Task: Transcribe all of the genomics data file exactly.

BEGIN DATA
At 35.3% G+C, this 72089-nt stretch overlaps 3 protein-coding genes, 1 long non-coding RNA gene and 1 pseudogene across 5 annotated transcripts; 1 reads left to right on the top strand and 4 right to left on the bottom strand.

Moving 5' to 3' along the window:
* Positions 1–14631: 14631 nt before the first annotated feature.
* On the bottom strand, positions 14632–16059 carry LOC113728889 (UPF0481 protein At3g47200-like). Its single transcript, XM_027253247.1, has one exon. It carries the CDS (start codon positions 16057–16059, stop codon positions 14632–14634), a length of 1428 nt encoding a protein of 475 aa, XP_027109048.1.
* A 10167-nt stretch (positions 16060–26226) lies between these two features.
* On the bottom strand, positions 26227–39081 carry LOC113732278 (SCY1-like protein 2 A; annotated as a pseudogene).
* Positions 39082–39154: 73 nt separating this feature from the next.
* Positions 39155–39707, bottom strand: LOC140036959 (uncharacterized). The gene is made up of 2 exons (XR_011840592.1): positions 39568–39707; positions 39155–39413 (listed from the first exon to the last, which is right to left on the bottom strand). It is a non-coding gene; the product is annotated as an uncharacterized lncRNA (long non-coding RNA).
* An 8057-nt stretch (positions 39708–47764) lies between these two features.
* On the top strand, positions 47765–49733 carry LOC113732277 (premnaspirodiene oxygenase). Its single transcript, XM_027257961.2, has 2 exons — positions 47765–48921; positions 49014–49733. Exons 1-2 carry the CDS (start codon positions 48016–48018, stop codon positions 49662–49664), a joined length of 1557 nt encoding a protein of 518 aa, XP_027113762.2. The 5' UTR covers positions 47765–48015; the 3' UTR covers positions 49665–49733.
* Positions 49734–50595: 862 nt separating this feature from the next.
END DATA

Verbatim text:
At 35.3% G+C, this 72089-nt stretch overlaps 3 protein-coding genes, 1 long non-coding RNA gene and 1 pseudogene across 5 annotated transcripts; 1 reads left to right on the top strand and 4 right to left on the bottom strand.

Moving 5' to 3' along the window:
* Positions 1–14631: 14631 nt before the first annotated feature.
* On the bottom strand, positions 14632–16059 carry LOC113728889 (UPF0481 protein At3g47200-like). Its single transcript, XM_027253247.1, has one exon. It carries the CDS (start codon positions 16057–16059, stop codon positions 14632–14634), a length of 1428 nt encoding a protein of 475 aa, XP_027109048.1.
* A 10167-nt stretch (positions 16060–26226) lies between these two features.
* On the bottom strand, positions 26227–39081 carry LOC113732278 (SCY1-like protein 2 A; annotated as a pseudogene).
* Positions 39082–39154: 73 nt separating this feature from the next.
* Positions 39155–39707, bottom strand: LOC140036959 (uncharacterized). The gene is made up of 2 exons (XR_011840592.1): positions 39568–39707; positions 39155–39413 (listed from the first exon to the last, which is right to left on the bottom strand). It is a non-coding gene; the product is annotated as an uncharacterized lncRNA (long non-coding RNA).
* An 8057-nt stretch (positions 39708–47764) lies between these two features.
* On the top strand, positions 47765–49733 carry LOC113732277 (premnaspirodiene oxygenase). Its single transcript, XM_027257961.2, has 2 exons — positions 47765–48921; positions 49014–49733. Exons 1-2 carry the CDS (start codon positions 48016–48018, stop codon positions 49662–49664), a joined length of 1557 nt encoding a protein of 518 aa, XP_027113762.2. The 5' UTR covers positions 47765–48015; the 3' UTR covers positions 49665–49733.
* Positions 49734–50595: 862 nt separating this feature from the next.